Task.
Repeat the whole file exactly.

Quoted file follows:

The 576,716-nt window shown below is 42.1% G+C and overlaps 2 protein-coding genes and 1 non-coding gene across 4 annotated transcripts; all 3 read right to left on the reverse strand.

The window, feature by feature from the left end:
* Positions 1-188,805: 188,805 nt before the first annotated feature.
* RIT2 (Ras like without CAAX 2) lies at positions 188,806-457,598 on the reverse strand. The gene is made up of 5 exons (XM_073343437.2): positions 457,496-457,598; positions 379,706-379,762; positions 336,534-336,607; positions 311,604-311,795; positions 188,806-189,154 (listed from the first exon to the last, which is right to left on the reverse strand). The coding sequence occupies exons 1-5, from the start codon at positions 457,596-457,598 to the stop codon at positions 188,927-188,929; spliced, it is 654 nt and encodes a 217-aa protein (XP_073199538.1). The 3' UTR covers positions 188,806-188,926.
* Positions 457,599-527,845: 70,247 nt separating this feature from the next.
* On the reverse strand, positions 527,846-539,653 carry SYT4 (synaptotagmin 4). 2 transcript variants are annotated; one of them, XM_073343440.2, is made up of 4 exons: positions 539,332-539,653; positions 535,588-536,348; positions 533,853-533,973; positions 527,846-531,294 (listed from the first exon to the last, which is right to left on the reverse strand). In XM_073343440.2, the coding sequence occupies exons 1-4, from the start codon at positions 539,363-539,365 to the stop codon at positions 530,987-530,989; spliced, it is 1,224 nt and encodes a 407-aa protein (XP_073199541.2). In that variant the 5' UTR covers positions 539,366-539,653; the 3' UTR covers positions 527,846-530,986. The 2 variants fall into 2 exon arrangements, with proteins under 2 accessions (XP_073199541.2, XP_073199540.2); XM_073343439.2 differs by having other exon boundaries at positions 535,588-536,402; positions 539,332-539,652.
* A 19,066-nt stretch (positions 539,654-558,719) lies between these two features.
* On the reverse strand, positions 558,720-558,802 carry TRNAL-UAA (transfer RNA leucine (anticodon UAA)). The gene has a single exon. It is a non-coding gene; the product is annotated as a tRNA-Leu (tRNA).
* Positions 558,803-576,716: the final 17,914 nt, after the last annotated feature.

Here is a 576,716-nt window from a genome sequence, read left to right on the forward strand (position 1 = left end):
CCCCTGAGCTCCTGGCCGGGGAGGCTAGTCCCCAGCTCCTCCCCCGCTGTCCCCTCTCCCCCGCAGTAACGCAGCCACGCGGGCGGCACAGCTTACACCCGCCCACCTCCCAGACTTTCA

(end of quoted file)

The 576,716-nt window shown below is 42.1% G+C and overlaps 2 protein-coding genes and 1 non-coding gene across 4 annotated transcripts; all 3 read right to left on the reverse strand.

The window, feature by feature from the left end:
* Positions 1-188,805: 188,805 nt before the first annotated feature.
* RIT2 (Ras like without CAAX 2) lies at positions 188,806-457,598 on the reverse strand. The gene is made up of 5 exons (XM_073343437.2): positions 457,496-457,598; positions 379,706-379,762; positions 336,534-336,607; positions 311,604-311,795; positions 188,806-189,154 (listed from the first exon to the last, which is right to left on the reverse strand). The coding sequence occupies exons 1-5, from the start codon at positions 457,596-457,598 to the stop codon at positions 188,927-188,929; spliced, it is 654 nt and encodes a 217-aa protein (XP_073199538.1). The 3' UTR covers positions 188,806-188,926.
* Positions 457,599-527,845: 70,247 nt separating this feature from the next.
* On the reverse strand, positions 527,846-539,653 carry SYT4 (synaptotagmin 4). 2 transcript variants are annotated; one of them, XM_073343440.2, is made up of 4 exons: positions 539,332-539,653; positions 535,588-536,348; positions 533,853-533,973; positions 527,846-531,294 (listed from the first exon to the last, which is right to left on the reverse strand). In XM_073343440.2, the coding sequence occupies exons 1-4, from the start codon at positions 539,363-539,365 to the stop codon at positions 530,987-530,989; spliced, it is 1,224 nt and encodes a 407-aa protein (XP_073199541.2). In that variant the 5' UTR covers positions 539,366-539,653; the 3' UTR covers positions 527,846-530,986. The 2 variants fall into 2 exon arrangements, with proteins under 2 accessions (XP_073199541.2, XP_073199540.2); XM_073343439.2 differs by having other exon boundaries at positions 535,588-536,402; positions 539,332-539,652.
* A 19,066-nt stretch (positions 539,654-558,719) lies between these two features.
* On the reverse strand, positions 558,720-558,802 carry TRNAL-UAA (transfer RNA leucine (anticodon UAA)). The gene has a single exon. It is a non-coding gene; the product is annotated as a tRNA-Leu (tRNA).
* Positions 558,803-576,716: the final 17,914 nt, after the last annotated feature.

Here is a 576,716-nt window from a genome sequence, read left to right on the forward strand (position 1 = left end):
CCCCTGAGCTCCTGGCCGGGGAGGCTAGTCCCCAGCTCCTCCCCCGCTGTCCCCTCTCCCCCGCAGTAACGCAGCCACGCGGGCGGCACAGCTTACACCCGCCCACCTCCCAGACTTTCA